Leon Greenman was the only Englishman to be incarcerated in Auschwitz. For more than half a century after his release, he dedicated his life to Holocaust education and was passionate in his pursuit of telling the truth about the Nazi death camps.
Emerging from Buchenwald when it was liberated by the Americans in April 1945, Greenman entered mainstream life bearing the physical and mental scars of torture, imprisonment and hard labour – and a prison identity number, 98288, tattooed on his arm. His Dutch wife and toddler son had been exterminated by the Nazis and Greenman returned to London with nothing but willpower and determination.
His strength lay in his conviction in humanity: he was confident that if people knew what had happened in the camps, they would commit themselves to preventing a repetition of the Holocaust. This belief took him to schools, colleges and conferences and he spoke to hundreds of thousands of people; he was appointed OBE for his work in 1998. "Young and old alike must learn about the Holocaust as warning against the dangers of racism," he said. "There is no difference in colour or religion. If I had survived to betray the dead it would have been better not to survive. We must not forget. Please do not forget."
Greenman changed people's lives with his words. For him, the camps and the fight against racism was not a history lesson but rather a battle for today to prevent a repeat of history. But he paid a heavy price for his conviction. His home in Ilford, east London, was attacked by Combat 18 in 1994 and he endured death threats and hate mail for speaking to the press and for joining anti-Nazi platforms. Meetings that he addressed were physically attacked, with the aim of frightening him and intimidating others. It made him even more determined to speak out.
It was this strength of mind that had helped him survive six concentration camps and a 60-mile "death march". Yet, as a British citizen, he should never have been taken prisoner. But, with no passport, he had no defence. Greenman had given his passport to a neighbour in Rotterdam for safety as the Nazi invasion of the Netherlands in May 1940 had restricted Jewish rights. When he asked for it back, he discovered that his friend had burned it out of fear. Greenman had pondered taking his wife Else back to Britain before war broke out, but the Munich Agreement of 1938 had reassured him of their safety.
Greenman had lived in Rotterdam for most of his life, travelling to and from London as a bookseller. His five brothers and sisters lived in London, where Leon himself was born in 1910, in Whitechapel, and where he had lived until the age of five (his paternal grandparents were Dutch). He trained as a barber and had aspirations to be a boxer; he also loved singing and entertaining people. These were skills and qualities he was to use to great advantage in the Nazi camps.
In October 1942, Leon, Else and their two-year-old son Barney were taken from their home in Rotterdam first to Westerbork for several months and then on to Auschwitz, in a group of 700 Jews from the Netherlands. When Greenman arrived, he was one of 50 men selected to be a labourer. He waved goodbye to Else and Barney, thinking he would see them at the weekend. Along with others, he had no knowledge of the reality of their fate. It took him years to accept that his wife and son had been gassed and burnt in open pits. Greenman was one of only two survivors from that shipment.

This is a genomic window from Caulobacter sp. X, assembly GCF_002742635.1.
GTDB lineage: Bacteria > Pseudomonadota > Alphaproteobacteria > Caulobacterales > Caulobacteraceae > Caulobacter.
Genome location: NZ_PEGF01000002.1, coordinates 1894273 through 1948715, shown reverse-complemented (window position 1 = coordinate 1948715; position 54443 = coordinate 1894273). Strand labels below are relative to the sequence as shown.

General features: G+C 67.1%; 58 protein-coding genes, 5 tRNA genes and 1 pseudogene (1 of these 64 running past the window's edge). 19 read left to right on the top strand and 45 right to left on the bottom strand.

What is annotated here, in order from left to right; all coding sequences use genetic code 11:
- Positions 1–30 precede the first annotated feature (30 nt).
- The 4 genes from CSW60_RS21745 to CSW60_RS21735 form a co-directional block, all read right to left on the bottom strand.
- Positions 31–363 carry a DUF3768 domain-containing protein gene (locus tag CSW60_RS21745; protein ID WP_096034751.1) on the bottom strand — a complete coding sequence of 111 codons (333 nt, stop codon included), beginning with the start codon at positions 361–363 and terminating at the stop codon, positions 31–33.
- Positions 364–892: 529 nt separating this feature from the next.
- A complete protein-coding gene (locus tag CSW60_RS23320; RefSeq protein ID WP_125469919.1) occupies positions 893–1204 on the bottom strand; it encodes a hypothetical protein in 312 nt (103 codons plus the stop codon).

He endured a living nightmare in the camps, first at Auschwitz, and then at Monowitz for a year and a half. The struggle for survival was paramount. He was helped by his physical strength and mental prowess, labouring by day and singing for extra food at night. His barbering skills meant he was always assured an extra job, for which he was given more food.
Towards the end of the war, as the Allies advanced, Greenman was forced to make a 60-mile death march from Monowitz to Gleiwitz. Frozen and exhausted, he was kept upright and encouraged to keep walking by a Frenchman. Greenman felt he owed his life to this man. He often spoke of him and wondered if he had survived.
It was during his recovery in a French hospital that Greenman took his vow to educate others. But back in London he faced a wall of silence: Britain in 1946 did not want to be reminded of the trauma of war – a very different place from Britain in the 21st century, with Holocaust Memorial Day and a national curriculum that educates every schoolchild about the Holocaust.
These changes are the result of work undertaken by Leon Greenman and others over decades. Since 1995, the Jewish Museum in north London has hosted a permanent exhibition of Greenman's life (with an accompanying educational resource, Leon Greenman Auschwitz Survivor 98288, published in 1996). Into his nineties Greenman was to be found in the museum every Sunday, willing to talk to anyone about his experiences. He published his own memoir, An Englishman in Auschwitz, in 2001.
Up until about two years ago, Greenman attended every protest against the growth of the far-right in Britain; in 2005 he compared tattoos with Pete Doherty at the Love Music Hate Racism gig in Trafalgar Square. When far-right groups were entering mainstream political society in the early 1990s, Greenman was at the forefront of the struggle to stop them. In 1993, with the election of a BNP councillor and the murder of Stephen Lawrence, he led the 60,000 "Unity" demonstration to demand the closure of the BNP's headquarters in Welling, south-east London. And he was an active supporter and recruiter for the Anti-Nazi League and Unite Against Fascism.
Leon Greenman, barber, bookseller and political activist: born London 18 December 1910; OBE 1998; married 1935 Else van Dam (died 1943; one son deceased ); died London 7 March 2008.